The Lord has definitely taken my family and I through many seasons. Some were difficult and some almost unbearable, but some had us praising Jesus from the mountaintop. No matter what the season or circumstance we were in, we had the comfort of knowing that Jesus was right there with us.

My husband was recently offered an opportunity that he just could not pass up. It was career opportunity to do something that he loves, an opportunity that we knew was literally handed to us from the Lord. With this new career came new responsibilities, and this new position is more demanding of his time than we have ever experienced in the past. In most recent events, we found out that he would now be traveling for work every single week. This is going to be tough for us. We have a very active lifestyle with four very active children. How on earth were we going to handle such a huge change in our lives? Well, we have Jesus. He has allowed all of these things to take place. His hand has been in every detail. He is with us, so we will survive! 

Life with Jesus is not always easy, but life with Jesus is the only life worth living. The free gift of salvation is an opportunity you just cannot pass up! Those thoughts of a future and a hope that the Lord has are for those who accept the free gift of salvation. Live a life with Jesus by your side!

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The Wealth of Heaven
anonymous - Dec. 17, 2019

Have you ever heard of 16 Psyche? Don’t worry, it’s not some mystical level in a cult somewhere. 16 Psyche is an asteroid that has caught the attention of many people in the media and the space exploration industry. Some have said that this hunk of rock has a wealth of precious metals with an estimated worth of $10,000 quadrillion—that’s quadrillion with a Q! Many say that if the asteroid were mined and its gold brought to earth, it would completely collapse the economy because of hyper-inflation. Everyone would have so much gold, it wouldn’t be worth anything.

When I first heard this, I couldn’t help but laugh at how this reservoir of treasure is just meandering through the cosmos. People often get impressed when they meet people with wealth. Some people can become celebrities simply because they have a vast amount of money. Still, if you were to take every dollar on this planet, it wouldn’t even be a fraction of this single asteroid.

It hit me that this asteroid, for all intents and purposes, belongs to God. After all, no one else knew about it for most of history. Even now that we know about it, we still can’t collect it. This is just one asteroid. God created the entire universe, and everything He created rightfully belongs to Him. On that scale, this one asteroid is pocket change to Him.

God has such a vast amount of wealth, it’s actually incomprehensible. He uses gold for pavement, for crying out loud (Revelation 21:21)! It actually makes me embarrassed when I consider how much we fret, toil, and squabble over the treasures we try to accumulate. God isn’t just willing to care for our needs; He’s able. In fact, He has more wealth than all of humanity, and it’s just floating around space. When I think of that, I can’t help but feel a bit silly that I question whether or not God will satisfy my needs.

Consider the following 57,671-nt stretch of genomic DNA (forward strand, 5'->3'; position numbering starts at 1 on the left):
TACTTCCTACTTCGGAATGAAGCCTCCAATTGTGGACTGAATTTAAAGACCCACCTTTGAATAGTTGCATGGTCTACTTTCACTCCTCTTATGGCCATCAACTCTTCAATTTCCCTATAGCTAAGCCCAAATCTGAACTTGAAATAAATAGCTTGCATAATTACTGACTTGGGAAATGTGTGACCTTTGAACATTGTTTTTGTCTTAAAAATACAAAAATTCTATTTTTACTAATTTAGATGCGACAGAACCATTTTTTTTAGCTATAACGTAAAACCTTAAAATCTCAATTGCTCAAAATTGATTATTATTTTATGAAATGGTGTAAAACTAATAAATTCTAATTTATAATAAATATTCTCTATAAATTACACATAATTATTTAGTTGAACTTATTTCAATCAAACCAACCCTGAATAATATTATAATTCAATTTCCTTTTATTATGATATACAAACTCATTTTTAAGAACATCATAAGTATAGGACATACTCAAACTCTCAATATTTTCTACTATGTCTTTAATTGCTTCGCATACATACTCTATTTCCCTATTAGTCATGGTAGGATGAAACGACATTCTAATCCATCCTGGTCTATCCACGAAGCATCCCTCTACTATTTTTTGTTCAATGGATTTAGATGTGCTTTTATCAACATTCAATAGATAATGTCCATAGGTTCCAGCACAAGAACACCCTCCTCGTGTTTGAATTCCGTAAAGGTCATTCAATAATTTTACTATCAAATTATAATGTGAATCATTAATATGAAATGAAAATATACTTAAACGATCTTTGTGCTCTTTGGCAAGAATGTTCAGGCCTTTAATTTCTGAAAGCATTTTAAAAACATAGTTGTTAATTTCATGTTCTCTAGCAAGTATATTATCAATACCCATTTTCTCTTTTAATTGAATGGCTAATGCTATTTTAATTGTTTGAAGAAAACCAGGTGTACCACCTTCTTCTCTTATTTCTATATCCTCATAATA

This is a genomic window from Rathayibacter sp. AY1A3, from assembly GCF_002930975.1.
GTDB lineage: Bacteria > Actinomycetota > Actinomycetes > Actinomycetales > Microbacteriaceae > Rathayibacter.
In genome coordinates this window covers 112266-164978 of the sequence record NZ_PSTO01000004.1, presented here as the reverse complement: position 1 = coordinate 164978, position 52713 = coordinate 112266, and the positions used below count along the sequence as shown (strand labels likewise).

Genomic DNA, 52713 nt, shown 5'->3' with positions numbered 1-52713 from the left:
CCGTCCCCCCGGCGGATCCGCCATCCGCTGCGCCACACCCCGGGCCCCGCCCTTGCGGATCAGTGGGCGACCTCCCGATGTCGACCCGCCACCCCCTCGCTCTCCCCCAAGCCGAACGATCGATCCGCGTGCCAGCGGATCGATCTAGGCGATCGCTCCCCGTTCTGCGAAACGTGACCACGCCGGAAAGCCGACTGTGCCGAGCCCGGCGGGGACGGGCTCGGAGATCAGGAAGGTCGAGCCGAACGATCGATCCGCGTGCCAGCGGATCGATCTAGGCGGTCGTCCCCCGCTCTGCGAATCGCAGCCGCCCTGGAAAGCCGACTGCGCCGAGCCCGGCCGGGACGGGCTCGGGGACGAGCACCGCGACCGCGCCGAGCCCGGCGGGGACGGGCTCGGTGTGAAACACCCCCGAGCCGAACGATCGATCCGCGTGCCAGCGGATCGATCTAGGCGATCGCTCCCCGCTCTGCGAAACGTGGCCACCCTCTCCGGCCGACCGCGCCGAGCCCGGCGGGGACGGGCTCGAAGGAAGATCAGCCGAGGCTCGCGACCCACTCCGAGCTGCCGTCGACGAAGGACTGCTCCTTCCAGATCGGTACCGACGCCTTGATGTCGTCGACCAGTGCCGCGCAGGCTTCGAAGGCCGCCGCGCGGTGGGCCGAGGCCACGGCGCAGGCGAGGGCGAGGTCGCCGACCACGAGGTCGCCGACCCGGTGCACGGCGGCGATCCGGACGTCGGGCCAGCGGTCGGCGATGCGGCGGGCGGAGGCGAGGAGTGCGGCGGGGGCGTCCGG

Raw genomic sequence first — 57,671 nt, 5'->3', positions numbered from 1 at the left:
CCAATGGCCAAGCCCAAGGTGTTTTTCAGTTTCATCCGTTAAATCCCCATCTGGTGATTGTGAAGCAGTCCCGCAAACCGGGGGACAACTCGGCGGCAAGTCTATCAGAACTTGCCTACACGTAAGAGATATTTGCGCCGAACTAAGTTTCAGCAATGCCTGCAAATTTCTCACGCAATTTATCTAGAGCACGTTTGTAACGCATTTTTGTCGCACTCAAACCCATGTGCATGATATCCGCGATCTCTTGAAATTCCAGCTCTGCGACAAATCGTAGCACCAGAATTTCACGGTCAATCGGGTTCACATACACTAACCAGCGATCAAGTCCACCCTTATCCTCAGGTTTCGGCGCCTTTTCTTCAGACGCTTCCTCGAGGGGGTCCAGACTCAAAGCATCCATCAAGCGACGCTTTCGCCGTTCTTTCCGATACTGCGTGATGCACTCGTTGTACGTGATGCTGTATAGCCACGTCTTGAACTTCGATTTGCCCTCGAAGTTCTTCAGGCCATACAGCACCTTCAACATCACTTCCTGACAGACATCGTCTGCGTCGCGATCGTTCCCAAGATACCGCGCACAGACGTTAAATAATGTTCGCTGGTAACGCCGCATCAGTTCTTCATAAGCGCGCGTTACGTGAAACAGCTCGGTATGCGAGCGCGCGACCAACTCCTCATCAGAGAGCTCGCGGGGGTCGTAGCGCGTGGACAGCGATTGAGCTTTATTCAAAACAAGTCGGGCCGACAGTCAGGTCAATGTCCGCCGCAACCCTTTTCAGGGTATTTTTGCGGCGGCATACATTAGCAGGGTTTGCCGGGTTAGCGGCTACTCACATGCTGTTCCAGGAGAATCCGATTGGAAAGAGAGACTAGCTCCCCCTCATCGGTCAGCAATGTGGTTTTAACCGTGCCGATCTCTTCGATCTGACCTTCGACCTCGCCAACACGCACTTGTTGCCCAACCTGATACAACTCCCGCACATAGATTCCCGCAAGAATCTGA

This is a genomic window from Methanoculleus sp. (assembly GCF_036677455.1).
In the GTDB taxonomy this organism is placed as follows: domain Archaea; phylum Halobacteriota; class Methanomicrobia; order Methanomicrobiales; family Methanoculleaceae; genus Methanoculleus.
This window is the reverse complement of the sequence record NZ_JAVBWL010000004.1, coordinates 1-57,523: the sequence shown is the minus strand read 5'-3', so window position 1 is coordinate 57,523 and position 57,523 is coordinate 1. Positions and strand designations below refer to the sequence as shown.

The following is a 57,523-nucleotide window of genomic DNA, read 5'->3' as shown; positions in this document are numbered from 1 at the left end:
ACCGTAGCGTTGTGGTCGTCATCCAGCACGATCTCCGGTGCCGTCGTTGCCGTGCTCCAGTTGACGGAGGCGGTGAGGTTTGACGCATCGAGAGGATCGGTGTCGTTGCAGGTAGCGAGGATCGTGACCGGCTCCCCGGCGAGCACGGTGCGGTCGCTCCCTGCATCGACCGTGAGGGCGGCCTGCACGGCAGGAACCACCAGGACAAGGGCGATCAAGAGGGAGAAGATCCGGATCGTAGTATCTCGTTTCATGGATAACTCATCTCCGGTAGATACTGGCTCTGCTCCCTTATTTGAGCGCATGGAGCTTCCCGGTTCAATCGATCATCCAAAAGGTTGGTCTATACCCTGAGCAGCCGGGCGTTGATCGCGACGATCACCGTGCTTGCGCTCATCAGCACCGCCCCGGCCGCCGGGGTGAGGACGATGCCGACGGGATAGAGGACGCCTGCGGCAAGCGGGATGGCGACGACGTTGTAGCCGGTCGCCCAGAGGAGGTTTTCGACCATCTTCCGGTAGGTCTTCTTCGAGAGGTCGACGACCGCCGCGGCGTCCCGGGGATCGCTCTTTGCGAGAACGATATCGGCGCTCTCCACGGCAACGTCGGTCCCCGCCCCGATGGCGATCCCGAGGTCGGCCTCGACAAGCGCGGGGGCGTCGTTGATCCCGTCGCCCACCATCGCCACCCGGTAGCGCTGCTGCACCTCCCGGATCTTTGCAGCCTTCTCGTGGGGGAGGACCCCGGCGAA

I’m not saying that God would send down an asteroid to your backyard to fulfill your needs, but we should have confidence in the fact that our heavenly Father has resources at His disposal beyond what we can even conceive. “My God shall supply all your need according to His riches in glory by Christ Jesus” (Philippians 4:19).

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A City of Light
Anonymous - Dec. 11, 2019

Did you know it’s purported that the Las Vegas strip is the brightest spot on Earth when viewed from space, or that the casinos use about nine million lightbulbs per floor? If you’ve ever driven on the bright streets of Las Vegas, you would probably notice you could drive comfortably at night without your headlights. Once off the strip, though, things change, and the night gets very dark very quickly. From the dark, the brightness of the strip can be seen from any direction in the city.

I remember one occasion when I was driving into Las Vegas from a not-so-popular freeway. Without street lights or other cars, it was practically pitch black with a blanket of stars, but far away in the distance, I could see the orange glare of the city’s illumination.

In Matthew 5:14-16, Jesus tells the people, “You are the light of the world. A city that is set on a hill cannot be hidden. Nor do they light a lamp and put it under a basket, but on a lamp stand, and it gives light to all who are in the house. Let your light so shine before men, that they may see your good works and glorify your Father in heaven.” It is not hard to picture that image of being in the countryside on a dark night and seeing a brightly lit city off in the distance. That’s the kind of hope that God wants us to be to the world, the kind of comfort we’re supposed to bring to the hopeless.

Something that I learned in chemistry is that light occurs from a reaction; it may be the intended goal, but it occurs because something else was done first. In other words, light doesn’t happen on its own. It takes work. There is no light that exists in the universe that occurs without some kind of energy to produce it.

That is like us in our spiritual lives. Being a light may be the goal, but it happens as a result of some other effort, like living in submission to God and showing His love to the world. Conversely, darkness is easy. Darkness just happens. It’s what the natural world has a tendency for, and there is no distinction between one darkness and another.

Just like the Las Vegas strip in the middle of a desert, we should be distinct enough from the world that we stand out. As we live in a way that honors God, showing His love to each other and to the world, the light of heaven will naturally flow out as a beacon to those that wander in the dark.